Two Oregon counties have reportedly rejected property tax increases that would have funded law enforcement and public safety services. The counties once received federal timber subsidies, but those days are over — and now they're scrambling to pay for essential services.
In Josephine County, where nearly 70 percent of the land belongs to the U.S. government, Tuesday's vote that was too close to call last night. But The Daily Courier in Grants Pass, Ore., reported Wednesday that voters rejected the new levy.
The impact of the loss of federal funds in the county — and the reported 80 percent layoffs in the local police force that it forced — was illustrated in harrowing fashion by Amelia Templeton's report for All Things Considered Tuesday, as she played a recording of a woman's desperate 911 call from August 2012, when the caller was told that there were no officers who could help.
The problem was that the county's police were only on duty during daytime hours, from Monday to Friday.
"My ex-boyfriend is trying to break into my house. I'm not letting him in, but he's, like, tried to break down the door, and he's trying to break into one of the windows," the unidentified woman told the 911 dispatcher. She added that the man had injured her before, putting her in the hospital.
"The call came in on a Saturday at 4:58 in the morning. None of the sheriff's deputies in Josephine County were on duty," Templeton reports. "So dispatch transferred the call to the Oregon State Police, but they also didn't have anyone available."
The call lasts more than 10 minutes; in it, the woman repeatedly asks for help. At one point, the dispatcher suggests she find somewhere to hide.
"Once again, it's unfortunate you guys don't have any law enforcement up there," the dispatcher says.
On Tuesday's ballot, the county's residents were asked to decide, "Shall Josephine County impose $1.48 per $1,000 assessed value for criminal justice and public safety for three years beginning 2013?"
The measure listed several potential uses, such as adding capacity to the county's jail, providing a school security program, and increasing "Sheriff's deputies' response and patrol."
"The approximate tax increase for a home with an assessed value of $150,000 would be $222.00 per year, or approximately $18.50 per month," according to the ballot document.
In two other counties in similar situations — Lane and Curry Counties — voters took up their own public safety levies Tuesday. Curry County voters rejected their measure, according to The Curry Coastal Pilot, while voters in Lane County were projected to approve their levy.
"Keep in mind, it's been almost a quarter of a century since Lane County passed a public safety levy," April Baer of Oregon Public Broadcasting said this morning.
Baer was then asked what might happen next in places like Josephine County.
"The Oregon Senate Rules Committee has been considering a bill that would give the state certain powers," she says. "The governor was involved drafting it. Under its terms, the state could declare a public safety emergency, and impose a temporary tax to shore up the jail and other safety services for up to 18 months."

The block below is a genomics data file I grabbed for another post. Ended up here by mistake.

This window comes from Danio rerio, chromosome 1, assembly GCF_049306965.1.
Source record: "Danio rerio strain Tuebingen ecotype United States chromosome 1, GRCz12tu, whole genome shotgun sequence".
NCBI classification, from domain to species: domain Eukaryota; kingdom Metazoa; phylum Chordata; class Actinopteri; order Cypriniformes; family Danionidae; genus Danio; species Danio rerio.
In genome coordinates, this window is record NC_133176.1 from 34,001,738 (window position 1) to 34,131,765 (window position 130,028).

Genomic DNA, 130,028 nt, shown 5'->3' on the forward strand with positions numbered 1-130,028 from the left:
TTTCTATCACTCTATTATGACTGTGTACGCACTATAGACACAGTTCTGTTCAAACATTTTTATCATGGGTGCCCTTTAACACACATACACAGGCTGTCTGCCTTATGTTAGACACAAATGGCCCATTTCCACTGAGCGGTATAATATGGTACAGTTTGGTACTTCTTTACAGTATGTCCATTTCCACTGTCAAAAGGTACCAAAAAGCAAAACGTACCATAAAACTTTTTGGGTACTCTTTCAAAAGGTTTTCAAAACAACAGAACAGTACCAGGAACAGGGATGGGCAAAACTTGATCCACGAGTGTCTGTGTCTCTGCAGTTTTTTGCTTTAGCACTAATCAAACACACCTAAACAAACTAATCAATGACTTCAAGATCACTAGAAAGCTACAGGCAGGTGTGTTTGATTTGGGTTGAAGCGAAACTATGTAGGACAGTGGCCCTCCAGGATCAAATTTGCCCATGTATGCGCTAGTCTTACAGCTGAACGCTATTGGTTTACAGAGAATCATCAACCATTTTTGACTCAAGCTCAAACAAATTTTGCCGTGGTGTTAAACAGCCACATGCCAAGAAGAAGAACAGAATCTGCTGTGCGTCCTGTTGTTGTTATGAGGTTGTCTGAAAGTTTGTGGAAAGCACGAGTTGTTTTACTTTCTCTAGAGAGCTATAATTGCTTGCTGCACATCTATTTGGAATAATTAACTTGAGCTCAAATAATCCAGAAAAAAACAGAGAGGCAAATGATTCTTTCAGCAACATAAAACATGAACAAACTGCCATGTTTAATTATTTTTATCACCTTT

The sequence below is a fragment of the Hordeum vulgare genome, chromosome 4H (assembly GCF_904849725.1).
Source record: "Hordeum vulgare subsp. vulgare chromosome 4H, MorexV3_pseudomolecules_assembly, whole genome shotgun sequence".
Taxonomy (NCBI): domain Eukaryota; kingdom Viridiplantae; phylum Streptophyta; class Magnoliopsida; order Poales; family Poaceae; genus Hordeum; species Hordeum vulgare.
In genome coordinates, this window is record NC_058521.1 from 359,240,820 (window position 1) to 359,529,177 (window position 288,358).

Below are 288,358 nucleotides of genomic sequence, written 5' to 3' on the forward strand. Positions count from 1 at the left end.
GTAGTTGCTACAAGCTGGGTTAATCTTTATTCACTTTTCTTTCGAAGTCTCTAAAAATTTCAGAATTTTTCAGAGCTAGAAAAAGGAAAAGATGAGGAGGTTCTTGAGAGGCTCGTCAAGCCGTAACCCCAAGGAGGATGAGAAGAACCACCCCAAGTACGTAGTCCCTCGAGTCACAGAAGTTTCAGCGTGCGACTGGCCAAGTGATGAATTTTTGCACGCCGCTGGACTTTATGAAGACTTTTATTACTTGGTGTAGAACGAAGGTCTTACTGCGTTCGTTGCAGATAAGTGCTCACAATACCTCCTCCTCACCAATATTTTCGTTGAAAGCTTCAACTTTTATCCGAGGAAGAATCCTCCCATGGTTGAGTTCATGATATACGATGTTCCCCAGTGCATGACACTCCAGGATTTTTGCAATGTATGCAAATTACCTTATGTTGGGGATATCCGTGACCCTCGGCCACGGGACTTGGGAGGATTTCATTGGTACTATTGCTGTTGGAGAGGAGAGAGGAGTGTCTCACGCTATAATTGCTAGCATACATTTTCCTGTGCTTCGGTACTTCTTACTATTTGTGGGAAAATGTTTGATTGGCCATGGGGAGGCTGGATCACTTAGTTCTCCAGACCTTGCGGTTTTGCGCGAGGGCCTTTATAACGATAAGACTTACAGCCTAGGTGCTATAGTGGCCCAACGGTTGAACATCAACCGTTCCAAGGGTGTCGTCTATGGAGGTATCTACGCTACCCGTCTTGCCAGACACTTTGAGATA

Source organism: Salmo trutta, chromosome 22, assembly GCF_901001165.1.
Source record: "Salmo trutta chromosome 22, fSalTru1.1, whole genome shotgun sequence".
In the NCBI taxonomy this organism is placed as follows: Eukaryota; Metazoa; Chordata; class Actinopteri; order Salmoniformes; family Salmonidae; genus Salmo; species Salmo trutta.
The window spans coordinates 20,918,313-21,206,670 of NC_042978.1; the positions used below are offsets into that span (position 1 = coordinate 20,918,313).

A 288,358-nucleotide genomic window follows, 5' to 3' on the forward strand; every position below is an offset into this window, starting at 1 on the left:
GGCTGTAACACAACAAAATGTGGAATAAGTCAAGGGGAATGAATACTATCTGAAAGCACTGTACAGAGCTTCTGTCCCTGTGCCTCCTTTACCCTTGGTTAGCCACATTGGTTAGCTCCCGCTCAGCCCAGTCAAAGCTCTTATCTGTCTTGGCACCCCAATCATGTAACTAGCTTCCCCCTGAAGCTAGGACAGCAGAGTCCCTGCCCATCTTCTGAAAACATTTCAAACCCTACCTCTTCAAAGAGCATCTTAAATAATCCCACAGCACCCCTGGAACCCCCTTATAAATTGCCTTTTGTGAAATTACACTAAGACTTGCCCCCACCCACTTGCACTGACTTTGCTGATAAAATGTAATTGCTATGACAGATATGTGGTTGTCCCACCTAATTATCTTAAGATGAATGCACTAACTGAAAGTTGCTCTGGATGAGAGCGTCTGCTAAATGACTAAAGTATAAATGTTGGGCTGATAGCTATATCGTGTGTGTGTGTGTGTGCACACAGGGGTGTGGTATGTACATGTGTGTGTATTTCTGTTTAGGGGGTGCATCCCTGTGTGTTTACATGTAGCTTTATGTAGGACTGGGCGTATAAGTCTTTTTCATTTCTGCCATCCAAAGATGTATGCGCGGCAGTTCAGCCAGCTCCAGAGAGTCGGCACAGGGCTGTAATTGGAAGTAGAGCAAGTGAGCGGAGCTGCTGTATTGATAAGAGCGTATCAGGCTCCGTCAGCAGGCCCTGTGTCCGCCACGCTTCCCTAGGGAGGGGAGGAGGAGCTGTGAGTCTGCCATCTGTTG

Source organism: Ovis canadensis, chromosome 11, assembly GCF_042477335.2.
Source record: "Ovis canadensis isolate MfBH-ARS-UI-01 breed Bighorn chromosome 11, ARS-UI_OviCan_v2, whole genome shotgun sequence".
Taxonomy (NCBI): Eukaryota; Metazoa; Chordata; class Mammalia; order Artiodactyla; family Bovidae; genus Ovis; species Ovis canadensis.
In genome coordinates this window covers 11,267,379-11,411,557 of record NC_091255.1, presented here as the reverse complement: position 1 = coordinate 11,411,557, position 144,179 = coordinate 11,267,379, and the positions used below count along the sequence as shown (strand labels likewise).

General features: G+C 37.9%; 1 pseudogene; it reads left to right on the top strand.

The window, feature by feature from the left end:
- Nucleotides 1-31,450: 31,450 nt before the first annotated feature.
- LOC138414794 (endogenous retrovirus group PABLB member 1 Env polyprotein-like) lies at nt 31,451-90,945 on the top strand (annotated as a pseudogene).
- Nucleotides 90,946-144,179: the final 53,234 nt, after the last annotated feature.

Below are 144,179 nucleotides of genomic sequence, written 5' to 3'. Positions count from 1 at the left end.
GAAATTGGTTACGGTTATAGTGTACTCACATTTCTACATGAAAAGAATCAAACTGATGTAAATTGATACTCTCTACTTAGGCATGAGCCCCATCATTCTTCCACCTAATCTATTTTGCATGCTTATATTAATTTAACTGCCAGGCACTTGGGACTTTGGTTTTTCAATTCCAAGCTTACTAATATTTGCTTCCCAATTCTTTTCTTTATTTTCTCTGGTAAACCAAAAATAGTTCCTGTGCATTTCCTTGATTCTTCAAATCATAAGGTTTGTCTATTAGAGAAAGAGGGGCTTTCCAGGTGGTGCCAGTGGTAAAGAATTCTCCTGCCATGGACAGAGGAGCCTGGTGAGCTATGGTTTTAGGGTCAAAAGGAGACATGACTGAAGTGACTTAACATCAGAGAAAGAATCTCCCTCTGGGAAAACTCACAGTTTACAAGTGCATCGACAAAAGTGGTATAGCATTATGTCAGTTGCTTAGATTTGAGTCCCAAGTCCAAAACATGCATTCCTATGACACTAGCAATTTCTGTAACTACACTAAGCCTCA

This week, the Oregon District Attorneys Association called for the state to lower penalties and allow discretionary sentencing for crimes involving drugs and driving offenses, saying the money required to jail people for such crimes cuts into what can be spent to keep violent offenders in custody.
The prosecutors' suggestions come after Oregon's public safety commission suggested removing mandatory sentences, "for such crimes as first-degree sex abuse, second-degree assault and second-degree robbery," The Oregonian reports.
In Amelia Templeton's report yesterday, she noted that Josephine County Sheriff Gil Gilbertson issued a press release after the budget cuts first took effect.
"In it, he warned victims of domestic violence to 'consider relocating to an area with adequate law enforcement services,'" Templeton reported.
Chuck used to sell marijuana in California. But the legalization of medical marijuana in the state meant he was suddenly competing against hundreds of marijuana dispensaries. So he moved to New York, where marijuana is still 100 percent illegal. Since making the move, he says, he's quadrupled his income. (For the record: His name isn't really Chuck.)
He spends pretty much every day dealing what he calls "farm-to-table" marijuana. On a recent afternoon in his dimly lit New York apartment, he was just about to complete a daily ritual: loading about 50 baggies of marijuana, worth a total of about $3,000 into his backpack, before heading out to make deliveries. "We're helping keep people stoned on a Friday night in New York City," he said.
Eighteen states and the District of Columbia have now legalized marijuana, either for medical use or for fun. And, it turns out, when one state brings an underground market into the mainstream and another doesn't, there are economic consequences in both places.
Dealers aren't the only ones with an incentive to move marijuana out of California. The legalization of medical marijuana led to a rush of pot farmers with permits to grow marijuana legally. That in turn led to a supply glut — and plummeting wholesale prices. Some growers haven't been able to unload all their crops at the price they want on the local, legal market. So they break the law and send it out of state.